Cashill and James Sanders co-wrote the 2003 book, “First Strike: TWA Flight 800 and the Attack on America,” in which they argue that the Clinton White House orchestrated the multi-agency cover-up in order to protect his 1996 re-election. The authors conclude that “TWA Flight 800 was brought down by a Navy missile, whose intended target was a terrorist plane on a collision course with the passenger aircraft,” according to Publishers Weekly.

Despite Conspiracy Theories, Legitimate Questions Remains Unanswered

The terrorist kamikaze plane is hardly the only conspiracy theory tied to TWA Flight 800, but the makers of the new Epix documentary don’t theorize – they lay out what they consider to be the critical evidence as the basis for their call for an investigation that will address open questions.

“We are not speculating in the least,” co-producer Stalcup told the N.Y. Daily News. “Based on the evidence, we can push [the NTSB's] conclusions aside. I think the whole world should listen.”

The NSTB’s inconclusive conclusion is only one issue that Stalcup and his collaborators want to see addressed. Others include:

  • What was the Navy doing out there that night? Why wasn’t that investigated, or the results of any investigation made public?
  • Why did the FBI fail to record a single witness interview, preferring to have agents summarize what was said in their own words?
  • Why did the NSTB choose not to take testimony from any of the 700-plus witnesses to the explosion and crash?
  • Why did the NTSB choose not to take testimony from the helicopter pilot who was the closest witness to the explosion? Why did they avoid Major Fred Meyer, then an on-duty Major in the National Guard, a Viet-Nam helicopter veteran, who saw the takedown of TWA Flight 800 as a missile strike? “I’m a combat vet, I know what missiles look like. And I know what I saw,” he told McClatchy’s Washington Bureau.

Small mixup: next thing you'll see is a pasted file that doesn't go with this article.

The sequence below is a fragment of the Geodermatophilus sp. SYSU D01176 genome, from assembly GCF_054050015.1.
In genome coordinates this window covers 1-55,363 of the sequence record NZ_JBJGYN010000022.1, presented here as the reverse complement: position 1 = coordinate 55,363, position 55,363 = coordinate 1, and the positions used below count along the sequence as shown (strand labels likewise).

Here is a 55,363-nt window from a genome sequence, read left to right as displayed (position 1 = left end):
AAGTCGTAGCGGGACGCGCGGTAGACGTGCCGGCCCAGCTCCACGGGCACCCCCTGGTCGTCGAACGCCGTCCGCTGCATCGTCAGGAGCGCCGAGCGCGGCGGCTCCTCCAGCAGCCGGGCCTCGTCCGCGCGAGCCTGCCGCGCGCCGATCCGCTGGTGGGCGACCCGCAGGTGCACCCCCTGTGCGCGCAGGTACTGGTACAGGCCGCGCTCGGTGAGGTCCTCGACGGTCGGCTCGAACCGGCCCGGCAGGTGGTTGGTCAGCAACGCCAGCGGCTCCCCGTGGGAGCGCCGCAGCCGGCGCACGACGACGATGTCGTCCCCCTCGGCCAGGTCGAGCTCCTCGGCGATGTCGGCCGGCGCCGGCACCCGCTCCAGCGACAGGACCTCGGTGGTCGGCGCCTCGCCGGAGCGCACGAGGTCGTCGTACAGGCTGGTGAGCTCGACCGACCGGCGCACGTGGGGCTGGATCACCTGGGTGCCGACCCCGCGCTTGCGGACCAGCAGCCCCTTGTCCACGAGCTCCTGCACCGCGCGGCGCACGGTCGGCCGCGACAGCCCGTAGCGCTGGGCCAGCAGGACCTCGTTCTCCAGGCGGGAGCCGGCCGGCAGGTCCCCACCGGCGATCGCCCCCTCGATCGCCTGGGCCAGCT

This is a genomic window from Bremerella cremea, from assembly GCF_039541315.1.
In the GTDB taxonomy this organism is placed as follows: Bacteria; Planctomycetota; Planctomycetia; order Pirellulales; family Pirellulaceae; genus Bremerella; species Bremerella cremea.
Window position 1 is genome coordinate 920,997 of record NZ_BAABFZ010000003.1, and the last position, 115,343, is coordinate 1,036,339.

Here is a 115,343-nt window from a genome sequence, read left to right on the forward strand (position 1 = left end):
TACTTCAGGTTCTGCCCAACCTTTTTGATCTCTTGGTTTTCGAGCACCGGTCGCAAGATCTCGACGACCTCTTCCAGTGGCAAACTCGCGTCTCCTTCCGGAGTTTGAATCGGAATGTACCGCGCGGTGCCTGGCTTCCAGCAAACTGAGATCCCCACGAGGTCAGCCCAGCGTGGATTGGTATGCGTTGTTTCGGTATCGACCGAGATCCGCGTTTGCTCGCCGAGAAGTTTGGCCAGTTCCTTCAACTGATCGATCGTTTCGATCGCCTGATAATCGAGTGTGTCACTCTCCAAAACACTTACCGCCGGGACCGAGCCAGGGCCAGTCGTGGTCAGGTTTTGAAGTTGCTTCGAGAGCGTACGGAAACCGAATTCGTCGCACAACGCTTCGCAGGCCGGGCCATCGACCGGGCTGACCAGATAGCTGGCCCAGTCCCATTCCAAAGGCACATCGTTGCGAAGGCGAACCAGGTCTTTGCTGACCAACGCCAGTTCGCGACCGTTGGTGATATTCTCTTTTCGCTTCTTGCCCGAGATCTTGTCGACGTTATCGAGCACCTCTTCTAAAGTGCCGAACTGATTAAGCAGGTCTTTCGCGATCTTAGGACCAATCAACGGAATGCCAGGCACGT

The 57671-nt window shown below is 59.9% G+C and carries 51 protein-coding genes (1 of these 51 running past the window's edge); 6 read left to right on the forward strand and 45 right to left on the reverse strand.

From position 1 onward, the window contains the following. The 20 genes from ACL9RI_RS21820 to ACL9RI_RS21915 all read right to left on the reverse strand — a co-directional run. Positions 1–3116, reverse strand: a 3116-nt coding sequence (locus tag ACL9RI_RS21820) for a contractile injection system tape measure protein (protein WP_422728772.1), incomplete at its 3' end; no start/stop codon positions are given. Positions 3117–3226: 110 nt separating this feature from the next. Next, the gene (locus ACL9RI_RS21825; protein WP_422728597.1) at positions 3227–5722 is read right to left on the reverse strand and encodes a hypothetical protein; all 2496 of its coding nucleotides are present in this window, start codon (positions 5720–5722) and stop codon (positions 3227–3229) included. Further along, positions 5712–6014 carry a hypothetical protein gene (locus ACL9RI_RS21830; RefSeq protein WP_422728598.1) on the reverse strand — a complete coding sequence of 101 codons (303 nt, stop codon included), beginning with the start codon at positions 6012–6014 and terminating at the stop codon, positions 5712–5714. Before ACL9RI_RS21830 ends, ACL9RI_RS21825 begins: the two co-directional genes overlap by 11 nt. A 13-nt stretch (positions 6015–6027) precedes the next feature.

• Why did the NTSB consider only a missile that actually hit the plane, and not one that exploded in close proximity, even though the latter hypothesis fits more closely with the evidence?
  • Why did the NTSB consider only a missile fired by terrorists? Why did an NTSB spokesman tell Business Insurance magazine in October 1996 that “friendly fire has never been something we’ve considered, or believed?

How Welcome Would Whistleblowers Have Been in the FBI or NTSB in 1996?

The original investigators who are now breaking their silence want to explain that silence and the intimidation that enforced it. And they want to expose what they see as the investigation’s incompetence and wrong doing:

  • Hank Hughes was an NTSB investigator for 42 years. “TWA 800 was a one-of-a-kind event. There was no instance in my entire career that was like it, from the standpoint of the manipulation of the investigation, lack of coordination, and for that matter, the willful denial of information,” he told McClatchy.
  • Bob Young was an accident investigator for TWA and says the FBI manipulated the investigators and forced them to cover up facts.